How the IPA is Governed
The Insolvency Service is the oversight regulator of the insolvency profession
The overarching aim of the Insolvency Service and the IPA is to ensure the highest regulatory standards so that those affected by the work of insolvency practitioners have confidence that the regulatory regime encourages best practice and deals effectively and consistently with any poor performance or misconduct.
The Insolvency Service has published guidance to assist in the Recognised Professional Bodies’ (RPBs) compliance with the regulatory objectives. This can be found here.
Of the four regulators, the IPA is the largest by volume of work covered.
The RPBs are recognised as bodies which authorise and regulate insolvency practitioners as set out in the Insolvency Act 1986 (IA86). The Small Business Enterprise and Employment Act 2015 introduced a range of proportionate oversight sanctions into the IA86, which enables the Secretary of State for Business, Energy and Industrial Strategy to:
- direct an RPB to take action or to refrain from taking a particular course of action;
- impose a financial penalty on an RPB;
- issue a reprimand to an RPB; and
- apply to court to directly sanction an insolvency practitioner, where it is in the public interest to do so.
The Insolvency Service has overall responsibility on behalf of the Secretary of State for Business, Energy and Industrial Strategy for ensuring that the activities of the RPBs that authorise and licence insolvency practitioners are in line with regulatory objectives set out in part 13 of the Insolvency Act 1986.
These objectives include a system of regulating insolvency practitioners which promotes fair and consistent outcomes, maximises returns to creditors and protects and promotes the public interest. As part of their oversight activities, the Insolvency Service undertakes monitoring visits to the RPBs using a risk-based approach to assess their extent and frequency.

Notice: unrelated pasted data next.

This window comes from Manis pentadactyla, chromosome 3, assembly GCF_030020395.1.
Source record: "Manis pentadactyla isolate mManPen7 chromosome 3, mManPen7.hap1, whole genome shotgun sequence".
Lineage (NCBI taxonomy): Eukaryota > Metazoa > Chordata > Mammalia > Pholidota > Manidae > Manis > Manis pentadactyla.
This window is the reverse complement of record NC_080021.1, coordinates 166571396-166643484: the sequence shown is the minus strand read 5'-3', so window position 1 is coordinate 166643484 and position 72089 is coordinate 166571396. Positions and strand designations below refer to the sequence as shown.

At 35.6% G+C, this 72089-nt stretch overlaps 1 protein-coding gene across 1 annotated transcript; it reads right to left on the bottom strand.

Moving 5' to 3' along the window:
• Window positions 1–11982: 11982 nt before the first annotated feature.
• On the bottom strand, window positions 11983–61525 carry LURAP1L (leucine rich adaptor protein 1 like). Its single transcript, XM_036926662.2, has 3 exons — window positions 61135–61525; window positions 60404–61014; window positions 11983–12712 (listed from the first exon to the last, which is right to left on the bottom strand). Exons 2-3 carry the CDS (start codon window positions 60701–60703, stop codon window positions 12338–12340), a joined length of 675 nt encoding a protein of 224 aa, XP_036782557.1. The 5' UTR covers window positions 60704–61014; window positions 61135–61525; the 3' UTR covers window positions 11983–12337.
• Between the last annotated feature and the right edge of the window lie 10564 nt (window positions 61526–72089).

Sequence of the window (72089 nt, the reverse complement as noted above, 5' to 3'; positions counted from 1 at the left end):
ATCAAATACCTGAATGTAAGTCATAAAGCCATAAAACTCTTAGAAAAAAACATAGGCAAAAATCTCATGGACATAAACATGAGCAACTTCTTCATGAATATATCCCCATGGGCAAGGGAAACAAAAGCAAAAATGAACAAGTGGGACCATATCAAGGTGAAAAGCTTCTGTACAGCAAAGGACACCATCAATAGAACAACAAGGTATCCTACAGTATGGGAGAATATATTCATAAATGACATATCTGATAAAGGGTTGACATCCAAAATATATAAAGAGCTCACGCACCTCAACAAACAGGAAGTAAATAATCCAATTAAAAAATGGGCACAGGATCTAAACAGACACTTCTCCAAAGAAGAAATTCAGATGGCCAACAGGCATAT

See our most recent report by the Insolvency Service here.
Memorandum of Understanding: Recognised Professional Bodies and the Secretary of State for Business, Energy and Industrial Strategy
To support the insolvency regime, the Secretary of State for Business, Energy and Industrial Strategy has agreed a set of principles with the RPBs for the purposes of achieving consistency in the authorisation and regulation of insolvency practitioners. Each body is monitored by the SofS for adherence to these principles.
The RPBs party to the Memorandum of Understanding (MOU) are:
- the Insolvency Practitioners Association;
- the Institute of Chartered Accountants in England and Wales;
- the Institute of Chartered Accountants of Scotland; and
- the Institute of Chartered Accountants in Ireland.
The full MOU can be found here.
Anti-Money Laundering Regulation & the Office for Professional Body Anti-Money Laundering Supervision
The IPA is also a listed Anti-Money Laundering (AML) Professional Body Supervisor (PBS), responsible for monitoring our members’ compliance with money laundering regulations when carrying out their insolvency and advisory work.
This is a relatively new role for the IPA, but this is a role that is key to putting AML at the heart of our regulatory responsibilities and to highlight to our members, other PBSs and the wider public that AML regulatory work is of equal importance to our ‘traditional’ regulatory work around insolvency matters.
We are members of external committees that deal with AML, including the Consultative Committee of Accountancy Bodies (CCAB), a forum with the aim of working together for the benefit of the profession, wider economy and the public interest; and the Accountancy AML Supervisors’ Group (AASG), made up of professional bodies working in collaboration to maintain consistent standards and best practice. We also support the Government’s Flag it Up campaign.
Click here to visit the Anti-Money Laundering section of our website.
Office for Professional Body Anti-Money Laundering Supervision
The Office for Professional Body Anti-Money Laundering Supervision (OPBAS) is a new regulator set up in January 2018 by the Government to strengthen the UK’s Anti-Money Laundering (AML) supervisory regime and ensure the professional body AML supervisors provide consistently high standards of AML supervision.